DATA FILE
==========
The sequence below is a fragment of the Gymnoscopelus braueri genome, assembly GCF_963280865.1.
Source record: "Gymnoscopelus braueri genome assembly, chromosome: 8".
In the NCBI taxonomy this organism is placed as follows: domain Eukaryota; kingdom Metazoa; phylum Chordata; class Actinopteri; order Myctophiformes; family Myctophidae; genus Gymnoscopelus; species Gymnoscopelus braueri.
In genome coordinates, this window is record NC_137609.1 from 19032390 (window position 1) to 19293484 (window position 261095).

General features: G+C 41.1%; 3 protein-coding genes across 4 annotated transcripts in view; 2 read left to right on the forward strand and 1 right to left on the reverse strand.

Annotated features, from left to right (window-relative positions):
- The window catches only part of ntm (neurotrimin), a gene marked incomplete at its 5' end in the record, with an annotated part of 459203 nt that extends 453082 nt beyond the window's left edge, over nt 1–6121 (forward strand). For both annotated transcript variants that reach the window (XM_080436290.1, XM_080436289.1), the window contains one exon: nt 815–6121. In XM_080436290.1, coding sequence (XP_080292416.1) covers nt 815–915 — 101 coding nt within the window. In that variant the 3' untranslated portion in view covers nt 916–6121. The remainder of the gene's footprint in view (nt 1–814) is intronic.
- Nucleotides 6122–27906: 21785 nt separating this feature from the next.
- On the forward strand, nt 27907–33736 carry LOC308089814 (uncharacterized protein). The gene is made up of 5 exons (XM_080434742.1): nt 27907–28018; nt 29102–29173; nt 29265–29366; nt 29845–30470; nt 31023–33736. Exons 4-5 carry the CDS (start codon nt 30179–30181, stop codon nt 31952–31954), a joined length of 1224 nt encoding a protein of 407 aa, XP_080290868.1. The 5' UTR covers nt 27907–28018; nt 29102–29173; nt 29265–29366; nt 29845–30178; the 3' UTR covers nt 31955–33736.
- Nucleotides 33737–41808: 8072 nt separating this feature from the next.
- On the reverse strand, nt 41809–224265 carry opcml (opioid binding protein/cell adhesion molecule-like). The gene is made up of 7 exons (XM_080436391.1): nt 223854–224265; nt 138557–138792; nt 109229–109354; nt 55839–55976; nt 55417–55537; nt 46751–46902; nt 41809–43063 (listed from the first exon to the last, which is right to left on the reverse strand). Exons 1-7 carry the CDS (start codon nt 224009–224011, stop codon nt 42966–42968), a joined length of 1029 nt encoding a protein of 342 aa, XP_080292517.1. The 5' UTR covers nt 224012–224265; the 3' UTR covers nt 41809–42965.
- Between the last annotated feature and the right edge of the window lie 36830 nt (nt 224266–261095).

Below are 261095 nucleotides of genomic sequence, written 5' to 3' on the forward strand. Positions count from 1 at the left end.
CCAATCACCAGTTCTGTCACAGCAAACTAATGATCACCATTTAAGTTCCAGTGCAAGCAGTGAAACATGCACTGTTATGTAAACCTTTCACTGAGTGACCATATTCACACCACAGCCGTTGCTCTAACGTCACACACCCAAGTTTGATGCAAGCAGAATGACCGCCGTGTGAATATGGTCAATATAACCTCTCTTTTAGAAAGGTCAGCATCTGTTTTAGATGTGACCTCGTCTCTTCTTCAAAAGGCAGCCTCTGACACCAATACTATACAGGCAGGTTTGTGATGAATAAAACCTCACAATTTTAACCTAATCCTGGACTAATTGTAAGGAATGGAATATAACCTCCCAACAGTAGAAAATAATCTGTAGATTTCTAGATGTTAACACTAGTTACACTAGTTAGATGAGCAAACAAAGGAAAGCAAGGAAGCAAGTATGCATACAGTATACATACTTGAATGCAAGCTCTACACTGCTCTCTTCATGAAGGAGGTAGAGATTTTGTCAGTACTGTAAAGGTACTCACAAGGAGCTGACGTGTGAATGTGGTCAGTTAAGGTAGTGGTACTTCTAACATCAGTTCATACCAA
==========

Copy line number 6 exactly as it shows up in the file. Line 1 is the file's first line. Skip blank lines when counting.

Annotated features, from left to right (window-relative positions):